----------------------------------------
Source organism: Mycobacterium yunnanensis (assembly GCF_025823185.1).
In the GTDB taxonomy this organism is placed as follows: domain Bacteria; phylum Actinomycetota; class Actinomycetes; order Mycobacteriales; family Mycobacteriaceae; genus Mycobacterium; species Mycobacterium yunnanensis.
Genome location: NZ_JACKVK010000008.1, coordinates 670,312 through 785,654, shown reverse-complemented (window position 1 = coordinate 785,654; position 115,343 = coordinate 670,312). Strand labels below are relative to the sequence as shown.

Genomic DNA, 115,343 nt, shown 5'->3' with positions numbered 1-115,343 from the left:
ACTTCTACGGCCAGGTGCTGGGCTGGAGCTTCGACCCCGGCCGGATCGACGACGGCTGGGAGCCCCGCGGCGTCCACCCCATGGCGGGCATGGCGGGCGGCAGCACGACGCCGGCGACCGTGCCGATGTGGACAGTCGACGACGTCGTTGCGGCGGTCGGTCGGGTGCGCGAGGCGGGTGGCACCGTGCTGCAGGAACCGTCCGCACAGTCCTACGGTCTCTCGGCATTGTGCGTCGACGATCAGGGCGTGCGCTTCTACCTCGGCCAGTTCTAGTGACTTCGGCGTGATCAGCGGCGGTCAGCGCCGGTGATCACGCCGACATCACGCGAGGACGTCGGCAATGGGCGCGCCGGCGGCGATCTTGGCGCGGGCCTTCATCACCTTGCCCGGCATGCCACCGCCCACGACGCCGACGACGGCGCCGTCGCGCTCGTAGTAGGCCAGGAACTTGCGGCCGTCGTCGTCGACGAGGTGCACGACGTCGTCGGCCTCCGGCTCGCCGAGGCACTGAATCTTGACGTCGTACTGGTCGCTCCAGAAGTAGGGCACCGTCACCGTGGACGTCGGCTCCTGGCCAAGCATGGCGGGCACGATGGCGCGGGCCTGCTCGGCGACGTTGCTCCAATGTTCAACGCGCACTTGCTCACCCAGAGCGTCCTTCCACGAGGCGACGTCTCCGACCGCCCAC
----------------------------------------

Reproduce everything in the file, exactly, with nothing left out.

Source organism: Mycobacterium yunnanensis (assembly GCF_025823185.1).
In the GTDB taxonomy this organism is placed as follows: domain Bacteria; phylum Actinomycetota; class Actinomycetes; order Mycobacteriales; family Mycobacteriaceae; genus Mycobacterium; species Mycobacterium yunnanensis.
Genome location: NZ_JACKVK010000008.1, coordinates 670,312 through 785,654, shown reverse-complemented (window position 1 = coordinate 785,654; position 115,343 = coordinate 670,312). Strand labels below are relative to the sequence as shown.

Genomic DNA, 115,343 nt, shown 5'->3' with positions numbered 1-115,343 from the left:
ACTTCTACGGCCAGGTGCTGGGCTGGAGCTTCGACCCCGGCCGGATCGACGACGGCTGGGAGCCCCGCGGCGTCCACCCCATGGCGGGCATGGCGGGCGGCAGCACGACGCCGGCGACCGTGCCGATGTGGACAGTCGACGACGTCGTTGCGGCGGTCGGTCGGGTGCGCGAGGCGGGTGGCACCGTGCTGCAGGAACCGTCCGCACAGTCCTACGGTCTCTCGGCATTGTGCGTCGACGATCAGGGCGTGCGCTTCTACCTCGGCCAGTTCTAGTGACTTCGGCGTGATCAGCGGCGGTCAGCGCCGGTGATCACGCCGACATCACGCGAGGACGTCGGCAATGGGCGCGCCGGCGGCGATCTTGGCGCGGGCCTTCATCACCTTGCCCGGCATGCCACCGCCCACGACGCCGACGACGGCGCCGTCGCGCTCGTAGTAGGCCAGGAACTTGCGGCCGTCGTCGTCGACGAGGTGCACGACGTCGTCGGCCTCCGGCTCGCCGAGGCACTGAATCTTGACGTCGTACTGGTCGCTCCAGAAGTAGGGCACCGTCACCGTGGACGTCGGCTCCTGGCCAAGCATGGCGGGCACGATGGCGCGGGCCTGCTCGGCGACGTTGCTCCAATGTTCAACGCGCACTTGCTCACCCAGAGCGTCCTTCCACGAGGCGACGTCTCCGACCGCCCAC